Last Monday I attended a Leadership Gathering at the AIPAC (American Israel Public Affairs Committee) Policy Conference along with Senators and Representatives from across the United States, community leaders, activists, major donors, and other special guests. As a Leffell Fellow, this is one of the many opportunities I have been provided to learn about the importance of the US-Israel Relationship.
Knowing that my classmate, who serves at Temple Beth Sholom in Marquette, MI, and I would be lobbying in Michigan District One on behalf of our student pulpit communities, I took the opportunity to shake hands and chat with Representative Jack Bergman (R-MI 1). I introduced myself and shared my connection to his district as the student rabbi at Temple B’nai Israel (TBI) in Petoskey, MI. I told him about all of the hard work that each member of TBI does to keep this community vibrant and alive.
About fifteen hours later I was sitting in Rep. Bergman’s office preparing to speak with him about the US-Israel Relationship. While I expected it to be a small group of citizen lobbyists, we ended up filling his office with about 15 people, eleven of whom came from one family. Three generations of the Edward C. Levy family sat with us before the meeting discussing why they have invested both their time and financial resources with AIPAC. (The Edward C. Levy Company has been hauling and repurposing waste from steel mills in the midwest and around the world since 1918.) While they could have easily led the meeting on their own, Edward Levy Jr. (majority owner of the company) insisted I begin with a story from my recent AIEF (American Israel Education Foundation) Israel trip.
When Rep. Bergman came in the room, I reintroduced myself and before I could remind him where the synagogue was he replied “oh yes, Petoskey.” Following my story about Kfar Aza (the Kibbutz on the Gaza border who suffers near constant trauma from rocket and fire balloon attacks) Bergman shared that it invoked his memory of visiting the community in Sderot, not far from Kfar Aza on the Gaza border.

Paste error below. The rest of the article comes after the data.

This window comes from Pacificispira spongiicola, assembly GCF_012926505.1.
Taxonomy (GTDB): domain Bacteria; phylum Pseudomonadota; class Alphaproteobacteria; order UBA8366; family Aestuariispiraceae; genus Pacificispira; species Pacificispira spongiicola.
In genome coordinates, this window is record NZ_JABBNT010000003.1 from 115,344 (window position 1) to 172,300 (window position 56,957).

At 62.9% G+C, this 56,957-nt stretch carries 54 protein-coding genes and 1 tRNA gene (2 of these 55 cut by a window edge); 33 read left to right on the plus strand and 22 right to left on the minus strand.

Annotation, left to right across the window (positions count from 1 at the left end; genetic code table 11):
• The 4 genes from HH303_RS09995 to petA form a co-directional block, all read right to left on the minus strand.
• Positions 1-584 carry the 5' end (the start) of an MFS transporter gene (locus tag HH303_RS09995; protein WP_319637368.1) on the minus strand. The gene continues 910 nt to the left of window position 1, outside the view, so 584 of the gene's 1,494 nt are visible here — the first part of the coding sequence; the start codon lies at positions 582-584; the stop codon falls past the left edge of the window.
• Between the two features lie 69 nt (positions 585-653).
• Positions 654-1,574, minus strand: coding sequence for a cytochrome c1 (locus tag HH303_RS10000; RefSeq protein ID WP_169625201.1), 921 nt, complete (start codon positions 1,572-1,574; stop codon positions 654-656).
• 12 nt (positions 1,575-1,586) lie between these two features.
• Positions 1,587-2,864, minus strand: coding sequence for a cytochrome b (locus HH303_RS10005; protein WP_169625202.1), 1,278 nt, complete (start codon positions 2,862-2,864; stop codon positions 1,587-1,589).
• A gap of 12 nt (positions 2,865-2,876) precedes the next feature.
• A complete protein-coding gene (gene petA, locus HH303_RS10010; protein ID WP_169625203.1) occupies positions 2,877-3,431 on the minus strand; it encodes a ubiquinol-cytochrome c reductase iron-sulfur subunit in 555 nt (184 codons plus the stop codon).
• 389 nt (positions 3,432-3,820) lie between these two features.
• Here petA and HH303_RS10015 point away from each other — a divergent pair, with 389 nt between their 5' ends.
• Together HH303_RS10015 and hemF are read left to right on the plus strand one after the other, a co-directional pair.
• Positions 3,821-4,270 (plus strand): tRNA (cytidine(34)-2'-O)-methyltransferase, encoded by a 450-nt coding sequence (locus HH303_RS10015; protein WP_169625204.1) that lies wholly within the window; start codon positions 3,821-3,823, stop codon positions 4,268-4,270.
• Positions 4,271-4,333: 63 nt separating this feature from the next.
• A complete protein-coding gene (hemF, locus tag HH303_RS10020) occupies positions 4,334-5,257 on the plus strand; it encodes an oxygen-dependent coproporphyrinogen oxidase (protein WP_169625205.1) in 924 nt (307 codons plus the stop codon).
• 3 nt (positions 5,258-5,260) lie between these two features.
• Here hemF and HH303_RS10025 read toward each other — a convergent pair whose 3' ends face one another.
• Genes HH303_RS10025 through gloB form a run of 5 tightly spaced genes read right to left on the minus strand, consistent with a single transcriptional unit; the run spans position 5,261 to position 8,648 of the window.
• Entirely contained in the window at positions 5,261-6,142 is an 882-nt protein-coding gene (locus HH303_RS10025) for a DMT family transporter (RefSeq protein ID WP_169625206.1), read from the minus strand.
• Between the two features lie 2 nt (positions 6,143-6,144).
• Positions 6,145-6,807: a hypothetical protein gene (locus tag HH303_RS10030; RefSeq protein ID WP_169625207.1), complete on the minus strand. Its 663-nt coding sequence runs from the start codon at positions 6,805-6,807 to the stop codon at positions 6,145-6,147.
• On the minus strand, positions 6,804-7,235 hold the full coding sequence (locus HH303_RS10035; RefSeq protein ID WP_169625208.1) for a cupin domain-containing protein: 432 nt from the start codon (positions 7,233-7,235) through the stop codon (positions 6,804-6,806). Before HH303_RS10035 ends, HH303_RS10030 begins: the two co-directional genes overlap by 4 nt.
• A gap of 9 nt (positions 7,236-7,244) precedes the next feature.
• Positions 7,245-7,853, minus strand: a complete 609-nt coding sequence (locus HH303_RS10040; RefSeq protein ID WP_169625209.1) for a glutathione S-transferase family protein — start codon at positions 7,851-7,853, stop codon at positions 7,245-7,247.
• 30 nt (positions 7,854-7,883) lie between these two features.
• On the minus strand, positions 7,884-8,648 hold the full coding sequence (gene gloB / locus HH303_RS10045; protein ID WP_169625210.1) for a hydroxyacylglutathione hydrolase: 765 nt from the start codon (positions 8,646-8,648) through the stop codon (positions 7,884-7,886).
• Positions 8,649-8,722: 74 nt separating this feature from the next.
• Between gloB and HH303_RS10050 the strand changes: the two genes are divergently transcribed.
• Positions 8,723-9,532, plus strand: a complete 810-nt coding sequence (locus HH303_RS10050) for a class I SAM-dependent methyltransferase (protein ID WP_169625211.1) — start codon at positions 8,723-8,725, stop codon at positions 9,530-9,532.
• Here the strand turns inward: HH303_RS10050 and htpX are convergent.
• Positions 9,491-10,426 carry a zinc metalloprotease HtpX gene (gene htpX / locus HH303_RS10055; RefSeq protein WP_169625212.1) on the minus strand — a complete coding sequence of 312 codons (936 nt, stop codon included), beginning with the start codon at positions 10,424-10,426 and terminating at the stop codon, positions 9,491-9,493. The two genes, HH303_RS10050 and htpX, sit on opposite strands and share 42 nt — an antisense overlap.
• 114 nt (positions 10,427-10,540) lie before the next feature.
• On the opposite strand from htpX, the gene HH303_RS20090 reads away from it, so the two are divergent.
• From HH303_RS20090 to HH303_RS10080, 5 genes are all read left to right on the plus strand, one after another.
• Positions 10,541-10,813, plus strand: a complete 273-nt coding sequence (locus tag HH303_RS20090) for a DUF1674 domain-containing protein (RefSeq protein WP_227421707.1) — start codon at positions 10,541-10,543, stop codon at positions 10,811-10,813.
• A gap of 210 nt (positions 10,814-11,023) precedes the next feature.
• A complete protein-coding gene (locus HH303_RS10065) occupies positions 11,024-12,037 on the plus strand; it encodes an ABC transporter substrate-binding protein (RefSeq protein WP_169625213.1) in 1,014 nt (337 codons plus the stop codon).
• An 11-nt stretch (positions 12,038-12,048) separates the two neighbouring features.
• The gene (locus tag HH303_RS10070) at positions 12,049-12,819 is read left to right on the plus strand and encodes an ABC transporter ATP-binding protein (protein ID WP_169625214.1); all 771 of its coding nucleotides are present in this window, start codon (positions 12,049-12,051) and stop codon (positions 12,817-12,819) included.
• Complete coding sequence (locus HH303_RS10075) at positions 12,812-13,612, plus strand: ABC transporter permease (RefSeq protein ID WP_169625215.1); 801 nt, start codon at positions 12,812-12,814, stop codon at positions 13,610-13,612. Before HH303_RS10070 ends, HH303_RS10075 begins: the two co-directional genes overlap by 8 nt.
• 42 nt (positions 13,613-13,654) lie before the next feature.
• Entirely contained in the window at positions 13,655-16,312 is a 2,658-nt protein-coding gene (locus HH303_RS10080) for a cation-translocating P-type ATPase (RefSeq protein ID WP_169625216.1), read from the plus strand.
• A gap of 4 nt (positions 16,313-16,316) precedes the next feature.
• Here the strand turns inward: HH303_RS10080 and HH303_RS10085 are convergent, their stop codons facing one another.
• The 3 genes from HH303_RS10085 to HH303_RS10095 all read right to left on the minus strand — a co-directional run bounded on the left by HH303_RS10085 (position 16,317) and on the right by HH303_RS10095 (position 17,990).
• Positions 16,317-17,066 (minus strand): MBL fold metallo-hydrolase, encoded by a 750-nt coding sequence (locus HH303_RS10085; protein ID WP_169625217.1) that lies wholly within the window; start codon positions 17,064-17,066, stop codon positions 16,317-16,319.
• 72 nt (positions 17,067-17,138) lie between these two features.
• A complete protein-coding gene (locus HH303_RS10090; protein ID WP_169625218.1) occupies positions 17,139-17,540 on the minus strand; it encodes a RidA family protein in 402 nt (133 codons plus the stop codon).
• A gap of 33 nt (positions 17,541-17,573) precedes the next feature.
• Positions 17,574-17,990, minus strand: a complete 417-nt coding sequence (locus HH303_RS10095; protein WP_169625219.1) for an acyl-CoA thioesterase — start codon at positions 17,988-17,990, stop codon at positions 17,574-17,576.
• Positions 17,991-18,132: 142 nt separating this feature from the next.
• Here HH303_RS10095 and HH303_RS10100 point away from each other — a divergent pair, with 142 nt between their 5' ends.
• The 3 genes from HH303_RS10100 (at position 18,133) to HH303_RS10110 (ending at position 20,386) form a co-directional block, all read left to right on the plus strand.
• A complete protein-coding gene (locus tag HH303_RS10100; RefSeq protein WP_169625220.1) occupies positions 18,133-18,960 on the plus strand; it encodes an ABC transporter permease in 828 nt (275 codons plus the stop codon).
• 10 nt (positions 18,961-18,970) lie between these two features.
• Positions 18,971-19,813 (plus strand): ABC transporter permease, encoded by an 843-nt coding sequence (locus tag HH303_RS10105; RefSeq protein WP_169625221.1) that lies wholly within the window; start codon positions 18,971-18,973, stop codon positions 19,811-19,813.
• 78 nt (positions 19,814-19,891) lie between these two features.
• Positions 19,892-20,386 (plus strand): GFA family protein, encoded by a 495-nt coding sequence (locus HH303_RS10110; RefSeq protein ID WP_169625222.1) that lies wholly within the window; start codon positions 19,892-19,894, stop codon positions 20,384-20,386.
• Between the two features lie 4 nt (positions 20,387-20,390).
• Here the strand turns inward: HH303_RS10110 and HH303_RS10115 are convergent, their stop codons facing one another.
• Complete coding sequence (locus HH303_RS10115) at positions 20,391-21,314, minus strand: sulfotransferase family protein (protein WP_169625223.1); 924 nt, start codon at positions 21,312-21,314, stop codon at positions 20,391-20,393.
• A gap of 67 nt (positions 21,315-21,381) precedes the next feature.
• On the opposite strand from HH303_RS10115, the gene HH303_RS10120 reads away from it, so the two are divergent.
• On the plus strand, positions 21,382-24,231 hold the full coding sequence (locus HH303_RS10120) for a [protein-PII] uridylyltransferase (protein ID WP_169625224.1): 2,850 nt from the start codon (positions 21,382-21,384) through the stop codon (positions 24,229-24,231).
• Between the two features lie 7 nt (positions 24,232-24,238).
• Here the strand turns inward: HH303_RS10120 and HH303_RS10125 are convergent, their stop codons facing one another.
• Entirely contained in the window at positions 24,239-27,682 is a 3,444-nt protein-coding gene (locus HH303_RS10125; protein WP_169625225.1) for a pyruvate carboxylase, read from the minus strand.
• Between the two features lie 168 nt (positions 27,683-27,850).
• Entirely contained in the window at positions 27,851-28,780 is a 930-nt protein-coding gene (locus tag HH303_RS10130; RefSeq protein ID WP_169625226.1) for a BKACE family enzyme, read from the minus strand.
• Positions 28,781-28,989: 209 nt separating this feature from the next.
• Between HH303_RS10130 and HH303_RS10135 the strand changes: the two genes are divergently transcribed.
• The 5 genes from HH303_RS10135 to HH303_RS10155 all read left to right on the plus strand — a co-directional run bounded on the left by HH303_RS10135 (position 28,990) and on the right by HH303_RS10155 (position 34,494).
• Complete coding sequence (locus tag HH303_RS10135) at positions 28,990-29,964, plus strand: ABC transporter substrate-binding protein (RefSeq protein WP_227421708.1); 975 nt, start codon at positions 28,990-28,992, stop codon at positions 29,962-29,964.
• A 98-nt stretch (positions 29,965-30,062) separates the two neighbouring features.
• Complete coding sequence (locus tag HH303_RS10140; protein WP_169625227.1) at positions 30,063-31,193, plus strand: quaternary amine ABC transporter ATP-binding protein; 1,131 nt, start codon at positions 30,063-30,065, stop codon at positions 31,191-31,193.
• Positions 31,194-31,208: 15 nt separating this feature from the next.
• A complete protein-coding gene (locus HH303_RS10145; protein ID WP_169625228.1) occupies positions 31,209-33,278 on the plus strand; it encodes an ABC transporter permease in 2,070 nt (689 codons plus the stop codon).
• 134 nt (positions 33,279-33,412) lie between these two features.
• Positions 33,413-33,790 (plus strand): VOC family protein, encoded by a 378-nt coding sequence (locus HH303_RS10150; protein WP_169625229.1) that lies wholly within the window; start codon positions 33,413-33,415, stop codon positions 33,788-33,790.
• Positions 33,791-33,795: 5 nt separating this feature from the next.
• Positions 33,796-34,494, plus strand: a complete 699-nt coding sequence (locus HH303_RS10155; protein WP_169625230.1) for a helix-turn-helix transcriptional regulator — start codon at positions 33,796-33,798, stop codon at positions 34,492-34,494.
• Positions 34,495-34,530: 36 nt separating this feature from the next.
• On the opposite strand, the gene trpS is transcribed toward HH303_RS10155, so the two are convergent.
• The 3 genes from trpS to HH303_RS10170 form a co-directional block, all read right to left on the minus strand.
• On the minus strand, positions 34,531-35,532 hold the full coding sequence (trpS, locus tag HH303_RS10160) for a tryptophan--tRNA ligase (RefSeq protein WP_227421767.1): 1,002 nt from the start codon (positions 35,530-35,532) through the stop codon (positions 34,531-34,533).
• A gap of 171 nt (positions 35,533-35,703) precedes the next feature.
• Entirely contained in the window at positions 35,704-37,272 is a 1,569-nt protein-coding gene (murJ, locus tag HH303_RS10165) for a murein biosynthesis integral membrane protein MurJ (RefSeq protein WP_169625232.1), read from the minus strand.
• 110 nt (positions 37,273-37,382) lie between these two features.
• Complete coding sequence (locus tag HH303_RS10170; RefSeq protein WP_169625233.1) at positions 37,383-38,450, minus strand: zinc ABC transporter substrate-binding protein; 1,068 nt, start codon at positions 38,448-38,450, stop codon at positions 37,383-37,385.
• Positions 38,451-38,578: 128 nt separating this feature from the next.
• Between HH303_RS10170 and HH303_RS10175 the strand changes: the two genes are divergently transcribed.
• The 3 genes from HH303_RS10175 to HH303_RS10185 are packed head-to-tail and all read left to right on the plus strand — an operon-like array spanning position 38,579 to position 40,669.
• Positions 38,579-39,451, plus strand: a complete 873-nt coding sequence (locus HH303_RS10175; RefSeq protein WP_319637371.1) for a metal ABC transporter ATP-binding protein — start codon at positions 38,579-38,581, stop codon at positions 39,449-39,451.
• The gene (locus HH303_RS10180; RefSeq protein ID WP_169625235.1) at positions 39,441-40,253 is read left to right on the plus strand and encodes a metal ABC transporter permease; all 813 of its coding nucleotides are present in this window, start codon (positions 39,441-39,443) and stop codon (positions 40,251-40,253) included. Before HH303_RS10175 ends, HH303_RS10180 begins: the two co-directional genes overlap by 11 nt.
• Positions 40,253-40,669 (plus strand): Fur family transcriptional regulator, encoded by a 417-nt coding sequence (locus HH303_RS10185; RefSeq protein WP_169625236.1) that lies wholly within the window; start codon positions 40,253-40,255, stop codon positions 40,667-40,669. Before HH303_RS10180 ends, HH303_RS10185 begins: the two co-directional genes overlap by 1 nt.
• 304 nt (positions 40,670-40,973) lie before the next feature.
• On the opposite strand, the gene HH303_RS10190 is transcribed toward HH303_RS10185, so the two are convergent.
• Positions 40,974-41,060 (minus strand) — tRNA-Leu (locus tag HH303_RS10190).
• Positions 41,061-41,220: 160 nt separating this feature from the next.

Throughout the meeting, we discussed as a group how the relationship between the United States and Israel is important for Israel, but also how it is integral for us here in the United States. The cooperation between the two nations provides opportunities to collaborate on research and development in fields from medicine, to tech, to weaponry, to justice organizations, and so much more.
While in many cases Rep. Bergman and I might disagree on policy, our mutual understanding of the importance of the US-Israel relationship allowed us to reach across partisan lines to work together towards a greater good.
In Megillat Esther,
Haman said to King Ahasuerus, ‘There is a certain people, scattered and dispersed among the other peoples in all the provinces of your realm, whose laws are different from those of any other people and who do not obey the king’s laws; and it is not in Your Majesty’s interest to tolerate them.”
Haman lied about the Jews, because they did follow the laws of the land. As we see throughout history, the Jews were persecuted in Shushan for no apparent reason. While in many of our persecution stories, the Jewish people wait generations for a hero, a miracle, or a shift in culture to occur - in Shushan we see a story in which the Jews gain freedom, providing an optimistic narrative for Jewish communities living under foreign rule.
This Diaspora narrative is an ancient success story. It reminds us that speaking up and including our voices in public conversation is the best way to maintain our rights and our freedoms.
This Purim, and this season of political change, I encourage each of us to focus on important values: speak out and listen carefully. Share your opinions respectfully, but without holding back. When you find yourself frustrated by the conversation in the office, at your dinner table, or on the TV screen do not walk away, do not turn it off. BREATHE. LISTEN. And try, just for a moment, to understand the world through another perspective. Disagreeing is healthy, but we can only disagree if we take the time to get to know each other’s opinions. The greatest changes can occur when we come together, listen to each other, and seek common ground.